Well-Being Mental Health

US suicide rates rise following 2-year decline

In 2021, suicide rates among men rose more than they did for females.
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Story at a glance

  • The U.S. suicide rate had been declining in recent years.

  • But new data show rates are increasing again and are just 1 percent shy of the 2018 peak.

  • Suicide is the second leading cause of death among Americans aged 10 and 34.

If you or someone you know is struggling or in crisis, help is available. Call or text 988 or chat 988lifeline.org

Rates of suicide in the U.S. increased in 2021 following a two-year period of decline, according to new provisional data from the Centers for Disease Control and Prevention (CDC). 

The trend is worrying experts who fear rates are rebounding to those measured before the pandemic. 

Compared with 2020, last year saw a 4 percent increase in suicides overall, according to death records processed by the National Center for Health Statistics. Although total monthly suicides were lower in January, Februray and July of 2021 compared with the previous year, all other months outpaced 2020. Totals were also 1 percent lower than peak rates measured in 2018. 

The suicide rate among men was greater than that of women in 2021 – 4 percent and 2 percent, respectively.

“By age group, the largest statistically significant percentage increase from 2020 to 2021 was for males aged 15–24, by 8%,” authors wrote, adding no significant declines were measured in any male age group. 

In July, Health and Human Servives launched a new suicide prevention holtine number – 988 – to increase accessibility to mental health services. In August, the lifeline received more than 400,000 contacts through phone calls, online chat messages and text messages.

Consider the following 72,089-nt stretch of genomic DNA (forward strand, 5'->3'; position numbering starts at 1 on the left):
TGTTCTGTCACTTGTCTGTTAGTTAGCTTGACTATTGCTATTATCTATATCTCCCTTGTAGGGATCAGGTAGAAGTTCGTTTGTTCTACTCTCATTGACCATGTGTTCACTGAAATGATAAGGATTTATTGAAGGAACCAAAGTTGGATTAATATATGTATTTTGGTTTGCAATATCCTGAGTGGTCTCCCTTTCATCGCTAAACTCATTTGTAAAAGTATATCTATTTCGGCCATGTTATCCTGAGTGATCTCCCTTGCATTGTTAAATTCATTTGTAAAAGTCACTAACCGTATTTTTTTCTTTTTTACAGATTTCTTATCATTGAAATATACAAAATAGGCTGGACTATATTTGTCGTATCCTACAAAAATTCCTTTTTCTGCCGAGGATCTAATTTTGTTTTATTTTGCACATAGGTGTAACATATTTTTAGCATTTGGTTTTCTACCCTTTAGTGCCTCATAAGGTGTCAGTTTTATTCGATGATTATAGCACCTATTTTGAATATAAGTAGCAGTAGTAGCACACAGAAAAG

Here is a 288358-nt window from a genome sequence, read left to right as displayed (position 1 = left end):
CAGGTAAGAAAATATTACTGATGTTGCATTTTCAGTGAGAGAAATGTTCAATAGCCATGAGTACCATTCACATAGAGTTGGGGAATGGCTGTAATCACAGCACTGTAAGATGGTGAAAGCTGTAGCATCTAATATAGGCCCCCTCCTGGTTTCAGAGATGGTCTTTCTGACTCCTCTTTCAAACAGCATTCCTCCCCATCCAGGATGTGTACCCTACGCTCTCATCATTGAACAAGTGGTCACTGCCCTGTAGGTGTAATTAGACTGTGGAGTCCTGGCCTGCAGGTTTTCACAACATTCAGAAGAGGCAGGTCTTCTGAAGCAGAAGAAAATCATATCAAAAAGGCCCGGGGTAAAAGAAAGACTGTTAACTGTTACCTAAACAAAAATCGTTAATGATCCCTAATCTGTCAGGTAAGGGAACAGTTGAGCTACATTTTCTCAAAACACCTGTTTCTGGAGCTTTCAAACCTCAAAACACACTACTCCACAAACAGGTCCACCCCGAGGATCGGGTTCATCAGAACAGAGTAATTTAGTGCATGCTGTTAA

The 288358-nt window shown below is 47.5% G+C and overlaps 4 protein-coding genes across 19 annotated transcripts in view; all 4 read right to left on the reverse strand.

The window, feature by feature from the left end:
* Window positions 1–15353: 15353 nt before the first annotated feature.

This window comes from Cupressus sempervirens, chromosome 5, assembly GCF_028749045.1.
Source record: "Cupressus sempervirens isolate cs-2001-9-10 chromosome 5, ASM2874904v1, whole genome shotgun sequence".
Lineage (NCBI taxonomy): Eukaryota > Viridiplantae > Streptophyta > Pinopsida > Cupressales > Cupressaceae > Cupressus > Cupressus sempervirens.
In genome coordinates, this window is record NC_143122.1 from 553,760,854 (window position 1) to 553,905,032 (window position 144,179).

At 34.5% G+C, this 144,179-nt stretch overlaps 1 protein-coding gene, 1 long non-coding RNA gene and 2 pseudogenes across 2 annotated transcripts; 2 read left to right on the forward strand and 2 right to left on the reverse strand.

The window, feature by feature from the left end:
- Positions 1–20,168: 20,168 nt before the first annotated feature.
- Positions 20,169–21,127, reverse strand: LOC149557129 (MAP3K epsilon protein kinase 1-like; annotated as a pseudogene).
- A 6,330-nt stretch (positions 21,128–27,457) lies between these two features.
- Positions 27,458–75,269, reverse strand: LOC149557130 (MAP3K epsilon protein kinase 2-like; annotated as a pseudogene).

That decision also followed an advisory from the U.S. Surgeon General Vivek Murthy, issued in December 2021, calling attention to the youth mental health crisis exacerbated by the COVID-19 pandemic. 

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Women are more likely to attempt suicide than men, but men are more likely to use violent methods, contributing to higher death rates. Firearms are used in half of all suicides, a method that is almost always deadly.

The majority of gun owners in the United States are men, although a rising number of women have recently purchased firearms. Research has shown that access to the deadly weapons drastically increases the risk of death by suicide, while in 2020, 54 percent of all gun-related deaths in the United States were suicides

Many advocates are pushing for safe storage practices as one preventive measure against gun-inflicted suicide. If it takes longer for an individual to access their firearm, the desire to commit suicide may wane, or someone may be able to intervene, experts say.

Safe storage practices can include storing the firearm and ammunition separately, adding a locking device to the firearm, and storing it in a safe, secure location. 

Suicide also marks the second leading cause of death for those between the ages 10 and 34. From 1999 to 2018, the U.S. suicide rate increased by 35 percent before dropping by 5 percent through 2020. 

But this overall decline also saw increases among females aged 10 to 24 and males aged 10 to 44 and 75 and older.

The CDC data reflect deaths up to May 15, 2022. In total, there were 47,646 suicides recorded in 2021, compared with 45,979 in 2020 and 48,344 in 2018. However, there were not enough deaths in some age groups for researchers to be able to detect statistical significance. Numbers and rates are also provisional and may change over time.

A history of depression and other mental illness is a significant risk factor for suicide. Having a serious illness like chronic pain, job or financial problems, and substance misuse, can also increase the risk of suicide, according to the CDC. 

Previous research has shown suicide is more prevalent in rural areas, especially among men. This could be due to increased stigma surrounding mental health, less access to mental health care and resources, higher levels of poverty or unemployment, and increased access to lethal methods like firearms and highly toxic pesticides.